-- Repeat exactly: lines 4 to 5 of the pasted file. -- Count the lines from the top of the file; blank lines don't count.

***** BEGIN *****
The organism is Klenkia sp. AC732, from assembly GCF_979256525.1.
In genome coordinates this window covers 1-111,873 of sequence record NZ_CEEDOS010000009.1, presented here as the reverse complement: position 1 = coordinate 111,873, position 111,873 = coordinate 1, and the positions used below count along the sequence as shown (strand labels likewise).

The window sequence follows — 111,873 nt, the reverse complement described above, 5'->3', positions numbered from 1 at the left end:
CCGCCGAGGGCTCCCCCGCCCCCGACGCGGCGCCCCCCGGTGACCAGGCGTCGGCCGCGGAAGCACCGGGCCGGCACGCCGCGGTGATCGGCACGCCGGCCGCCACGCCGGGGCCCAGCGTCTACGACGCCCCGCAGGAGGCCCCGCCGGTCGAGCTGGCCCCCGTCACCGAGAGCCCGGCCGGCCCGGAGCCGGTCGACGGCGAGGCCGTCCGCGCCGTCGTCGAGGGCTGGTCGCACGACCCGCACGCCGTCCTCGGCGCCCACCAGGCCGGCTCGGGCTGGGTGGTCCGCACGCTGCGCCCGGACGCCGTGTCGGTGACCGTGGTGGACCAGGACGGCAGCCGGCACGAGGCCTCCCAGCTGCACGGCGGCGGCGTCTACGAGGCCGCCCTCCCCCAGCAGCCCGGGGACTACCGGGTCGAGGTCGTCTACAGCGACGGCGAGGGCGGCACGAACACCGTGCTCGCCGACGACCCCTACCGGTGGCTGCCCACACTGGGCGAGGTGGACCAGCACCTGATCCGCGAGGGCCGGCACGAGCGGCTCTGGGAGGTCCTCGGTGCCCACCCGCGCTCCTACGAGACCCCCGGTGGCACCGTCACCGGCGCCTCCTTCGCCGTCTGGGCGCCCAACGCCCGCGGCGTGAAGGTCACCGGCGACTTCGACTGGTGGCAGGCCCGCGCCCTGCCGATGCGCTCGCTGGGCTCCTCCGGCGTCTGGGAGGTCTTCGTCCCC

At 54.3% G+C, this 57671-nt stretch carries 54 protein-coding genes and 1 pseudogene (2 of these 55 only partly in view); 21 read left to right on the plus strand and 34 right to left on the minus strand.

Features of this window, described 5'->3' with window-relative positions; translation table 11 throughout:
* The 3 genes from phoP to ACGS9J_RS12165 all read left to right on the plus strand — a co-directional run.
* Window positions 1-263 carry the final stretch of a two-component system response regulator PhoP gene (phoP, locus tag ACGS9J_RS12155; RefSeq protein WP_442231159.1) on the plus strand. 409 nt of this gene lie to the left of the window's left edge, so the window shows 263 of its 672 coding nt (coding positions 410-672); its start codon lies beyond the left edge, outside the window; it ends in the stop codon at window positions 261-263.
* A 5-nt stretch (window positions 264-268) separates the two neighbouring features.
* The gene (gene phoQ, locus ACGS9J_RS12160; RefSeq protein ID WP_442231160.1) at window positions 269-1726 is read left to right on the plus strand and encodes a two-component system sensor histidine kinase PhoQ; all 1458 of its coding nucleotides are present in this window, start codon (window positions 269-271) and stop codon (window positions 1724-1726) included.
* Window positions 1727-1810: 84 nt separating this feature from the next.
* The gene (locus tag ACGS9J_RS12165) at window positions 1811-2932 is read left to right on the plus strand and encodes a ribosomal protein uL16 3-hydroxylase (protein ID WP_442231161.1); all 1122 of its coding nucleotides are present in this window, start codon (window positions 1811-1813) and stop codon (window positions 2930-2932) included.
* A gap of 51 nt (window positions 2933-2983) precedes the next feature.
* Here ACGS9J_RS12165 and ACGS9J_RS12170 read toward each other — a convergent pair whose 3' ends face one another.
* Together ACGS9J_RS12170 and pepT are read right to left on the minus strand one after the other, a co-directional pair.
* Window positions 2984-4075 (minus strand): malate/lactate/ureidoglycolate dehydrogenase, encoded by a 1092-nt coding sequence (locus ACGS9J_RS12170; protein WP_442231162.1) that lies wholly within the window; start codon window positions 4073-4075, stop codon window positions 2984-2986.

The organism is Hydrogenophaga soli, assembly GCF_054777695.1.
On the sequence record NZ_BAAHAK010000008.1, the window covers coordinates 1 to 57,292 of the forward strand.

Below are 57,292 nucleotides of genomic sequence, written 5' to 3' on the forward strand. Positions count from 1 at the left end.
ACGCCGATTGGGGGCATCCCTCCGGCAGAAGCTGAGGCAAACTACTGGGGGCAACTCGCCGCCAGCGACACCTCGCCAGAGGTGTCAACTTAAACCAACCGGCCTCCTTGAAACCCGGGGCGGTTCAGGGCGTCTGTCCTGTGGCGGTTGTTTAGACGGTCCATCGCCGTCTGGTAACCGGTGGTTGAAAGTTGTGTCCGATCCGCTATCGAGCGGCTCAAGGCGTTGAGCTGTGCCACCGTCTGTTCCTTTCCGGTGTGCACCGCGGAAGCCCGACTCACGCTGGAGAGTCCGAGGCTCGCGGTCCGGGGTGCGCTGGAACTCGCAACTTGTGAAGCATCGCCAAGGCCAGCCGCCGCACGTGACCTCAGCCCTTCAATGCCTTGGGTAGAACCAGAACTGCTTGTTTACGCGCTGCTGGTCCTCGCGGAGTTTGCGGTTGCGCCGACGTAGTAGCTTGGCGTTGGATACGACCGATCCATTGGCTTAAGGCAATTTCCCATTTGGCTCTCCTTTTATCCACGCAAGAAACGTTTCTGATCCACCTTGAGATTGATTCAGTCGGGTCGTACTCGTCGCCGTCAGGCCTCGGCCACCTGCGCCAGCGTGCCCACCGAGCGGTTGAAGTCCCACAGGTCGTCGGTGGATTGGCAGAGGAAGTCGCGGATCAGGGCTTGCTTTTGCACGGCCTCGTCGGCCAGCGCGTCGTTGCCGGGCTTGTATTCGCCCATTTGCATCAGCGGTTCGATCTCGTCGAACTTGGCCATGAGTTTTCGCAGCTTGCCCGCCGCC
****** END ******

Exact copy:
CCGCCGAGGGCTCCCCCGCCCCCGACGCGGCGCCCCCCGGTGACCAGGCGTCGGCCGCGGAAGCACCGGGCCGGCACGCCGCGGTGATCGGCACGCCGGCCGCCACGCCGGGGCCCAGCGTCTACGACGCCCCGCAGGAGGCCCCGCCGGTCGAGCTGGCCCCCGTCACCGAGAGCCCGGCCGGCCCGGAGCCGGTCGACGGCGAGGCCGTCCGCGCCGTCGTCGAGGGCTGGTCGCACGACCCGCACGCCGTCCTCGGCGCCCACCAGGCCGGCTCGGGCTGGGTGGTCCGCACGCTGCGCCCGGACGCCGTGTCGGTGACCGTGGTGGACCAGGACGGCAGCCGGCACGAGGCCTCCCAGCTGCACGGCGGCGGCGTCTACGAGGCCGCCCTCCCCCAGCAGCCCGGGGACTACCGGGTCGAGGTCGTCTACAGCGACGGCGAGGGCGGCACGAACACCGTGCTCGCCGACGACCCCTACCGGTGGCTGCCCACACTGGGCGAGGTGGACCAGCACCTGATCCGCGAGGGCCGGCACGAGCGGCTCTGGGAGGTCCTCGGTGCCCACCCGCGCTCCTACGAGACCCCCGGTGGCACCGTCACCGGCGCCTCCTTCGCCGTCTGGGCGCCCAACGCCCGCGGCGTGAAGGTCACCGGCGACTTCGACTGGTGGCAGGCCCGCGCCCTGCCGATGCGCTCGCTGGGCTCCTCCGGCGTCTGGGAGGTCTTCGTCCCC

At 54.3% G+C, this 57671-nt stretch carries 54 protein-coding genes and 1 pseudogene (2 of these 55 only partly in view); 21 read left to right on the plus strand and 34 right to left on the minus strand.